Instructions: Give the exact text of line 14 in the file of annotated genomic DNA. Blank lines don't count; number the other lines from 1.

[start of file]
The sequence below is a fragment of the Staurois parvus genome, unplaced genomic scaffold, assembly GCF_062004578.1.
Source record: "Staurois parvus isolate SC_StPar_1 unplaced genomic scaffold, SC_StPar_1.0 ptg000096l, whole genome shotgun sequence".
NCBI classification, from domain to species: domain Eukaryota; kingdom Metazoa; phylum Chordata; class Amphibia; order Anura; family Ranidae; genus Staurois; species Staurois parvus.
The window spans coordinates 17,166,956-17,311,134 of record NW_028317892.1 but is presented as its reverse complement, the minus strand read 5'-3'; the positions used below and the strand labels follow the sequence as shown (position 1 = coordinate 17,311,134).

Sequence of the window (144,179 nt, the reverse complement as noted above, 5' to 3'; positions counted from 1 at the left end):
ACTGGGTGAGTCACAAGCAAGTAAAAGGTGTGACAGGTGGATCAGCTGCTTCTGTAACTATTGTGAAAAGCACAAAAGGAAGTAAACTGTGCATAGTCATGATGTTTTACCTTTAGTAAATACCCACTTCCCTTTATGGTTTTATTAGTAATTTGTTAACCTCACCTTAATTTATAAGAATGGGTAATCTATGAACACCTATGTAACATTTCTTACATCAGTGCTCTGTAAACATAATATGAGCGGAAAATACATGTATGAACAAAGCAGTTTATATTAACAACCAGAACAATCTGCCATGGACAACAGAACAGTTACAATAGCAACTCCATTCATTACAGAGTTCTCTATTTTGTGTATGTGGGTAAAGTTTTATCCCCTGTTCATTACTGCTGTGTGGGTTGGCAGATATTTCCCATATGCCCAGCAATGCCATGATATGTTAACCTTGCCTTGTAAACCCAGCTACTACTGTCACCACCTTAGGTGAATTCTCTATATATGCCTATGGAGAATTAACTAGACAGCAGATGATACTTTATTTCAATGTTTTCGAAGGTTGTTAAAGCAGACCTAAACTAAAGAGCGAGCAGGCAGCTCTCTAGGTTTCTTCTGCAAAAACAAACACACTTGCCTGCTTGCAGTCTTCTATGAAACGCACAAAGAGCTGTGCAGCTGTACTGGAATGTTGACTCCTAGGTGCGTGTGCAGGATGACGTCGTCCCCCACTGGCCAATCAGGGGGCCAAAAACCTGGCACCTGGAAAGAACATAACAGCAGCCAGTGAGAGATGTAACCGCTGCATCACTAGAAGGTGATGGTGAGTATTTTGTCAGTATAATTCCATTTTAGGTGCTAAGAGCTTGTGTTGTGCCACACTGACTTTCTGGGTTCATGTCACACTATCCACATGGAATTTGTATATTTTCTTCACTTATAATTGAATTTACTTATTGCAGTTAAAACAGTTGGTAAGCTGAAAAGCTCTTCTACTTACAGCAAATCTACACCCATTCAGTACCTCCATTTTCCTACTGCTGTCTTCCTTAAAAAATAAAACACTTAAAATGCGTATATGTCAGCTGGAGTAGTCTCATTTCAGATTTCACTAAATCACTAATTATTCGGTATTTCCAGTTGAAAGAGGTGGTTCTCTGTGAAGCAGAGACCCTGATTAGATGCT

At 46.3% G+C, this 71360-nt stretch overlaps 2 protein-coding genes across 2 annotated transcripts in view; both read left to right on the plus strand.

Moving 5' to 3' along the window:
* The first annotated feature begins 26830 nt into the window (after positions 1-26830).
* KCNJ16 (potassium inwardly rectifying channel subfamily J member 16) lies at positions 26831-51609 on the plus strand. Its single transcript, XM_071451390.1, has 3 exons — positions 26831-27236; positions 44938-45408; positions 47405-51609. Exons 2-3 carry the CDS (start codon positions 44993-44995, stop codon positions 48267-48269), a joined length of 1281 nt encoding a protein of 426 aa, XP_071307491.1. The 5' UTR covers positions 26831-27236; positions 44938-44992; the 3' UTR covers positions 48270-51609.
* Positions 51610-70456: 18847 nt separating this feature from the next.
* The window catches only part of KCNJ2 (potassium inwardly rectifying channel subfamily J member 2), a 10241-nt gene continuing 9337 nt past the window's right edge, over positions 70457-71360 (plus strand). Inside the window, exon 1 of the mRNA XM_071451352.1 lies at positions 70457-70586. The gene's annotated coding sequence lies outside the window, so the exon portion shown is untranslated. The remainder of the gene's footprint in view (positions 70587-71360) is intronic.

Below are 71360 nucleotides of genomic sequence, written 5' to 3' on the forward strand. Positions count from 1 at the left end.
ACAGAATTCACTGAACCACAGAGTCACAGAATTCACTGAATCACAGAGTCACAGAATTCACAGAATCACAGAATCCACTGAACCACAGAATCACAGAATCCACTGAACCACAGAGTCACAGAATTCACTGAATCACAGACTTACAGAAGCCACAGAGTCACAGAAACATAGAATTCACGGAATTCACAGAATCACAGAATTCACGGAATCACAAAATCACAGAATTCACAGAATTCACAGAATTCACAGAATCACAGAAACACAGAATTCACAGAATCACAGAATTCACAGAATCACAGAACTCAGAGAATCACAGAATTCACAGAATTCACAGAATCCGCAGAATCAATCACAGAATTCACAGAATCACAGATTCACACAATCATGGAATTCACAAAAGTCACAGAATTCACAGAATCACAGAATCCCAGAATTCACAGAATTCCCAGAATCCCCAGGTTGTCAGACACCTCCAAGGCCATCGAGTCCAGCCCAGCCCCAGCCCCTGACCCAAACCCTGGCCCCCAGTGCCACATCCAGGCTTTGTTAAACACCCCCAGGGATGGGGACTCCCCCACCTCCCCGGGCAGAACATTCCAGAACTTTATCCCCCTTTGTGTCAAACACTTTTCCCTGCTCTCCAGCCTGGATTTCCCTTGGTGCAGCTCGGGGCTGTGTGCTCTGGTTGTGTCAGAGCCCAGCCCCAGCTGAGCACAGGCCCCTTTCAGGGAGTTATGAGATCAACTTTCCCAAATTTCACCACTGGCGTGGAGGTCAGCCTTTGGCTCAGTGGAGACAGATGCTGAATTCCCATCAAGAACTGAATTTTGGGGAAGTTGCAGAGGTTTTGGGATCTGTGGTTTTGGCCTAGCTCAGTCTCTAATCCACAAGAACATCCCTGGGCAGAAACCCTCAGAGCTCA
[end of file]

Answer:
ACAGAATTCACTGAACCACAGAGTCACAGAATTCACTGAATCACAGAGTCACAGAATTCACAGAATCACAGAATCCACTGAACCACAGAATCACAGAATCCACTGAACCACAGAGTCACAGAATTCACTGAATCACAGACTTACAGAAGCCACAGAGTCACAGAAACATAGAATTCACGGAATTCACAGAATCACAGAATTCACGGAATCACAAAATCACAGAATTCACAGAATTCACAGAATTCACAGAATCACAGAAACACAGAATTCACAGAATCACAGAATTCACAGAATCACAGAACTCAGAGAATCACAGAATTCACAGAATTCACAGAATCCGCAGAATCAATCACAGAATTCACAGAATCACAGATTCACACAATCATGGAATTCACAAAAGTCACAGAATTCACAGAATCACAGAATCCCAGAATTCACAGAATTCCCAGAATCCCCAGGTTGTCAGACACCTCCAAGGCCATCGAGTCCAGCCCAGCCCCAGCCCCTGACCCAAACCCTGGCCCCCAGTGCCACATCCAGGCTTTGTTAAACACCCCCAGGGATGGGGACTCCCCCACCTCCCCGGGCAGAACATTCCAGAACTTTATCCCCCTTTGTGTCAAACACTTTTCCCTGCTCTCCAGCCTGGATTTCCCTTGGTGCAGCTCGGGGCTGTGTGCTCTGGTTGTGTCAGAGCCCAGCCCCAGCTGAGCACAGGCCCCTTTCAGGGAGTTATGAGATCAACTTTCCCAAATTTCACCACTGGCGTGGAGGTCAGCCTTTGGCTCAGTGGAGACAGATGCTGAATTCCCATCAAGAACTGAATTTTGGGGAAGTTGCAGAGGTTTTGGGATCTGTGGTTTTGGCCTAGCTCAGTCTCTAATCCACAAGAACATCCCTGGGCAGAAACCCTCAGAGCTCA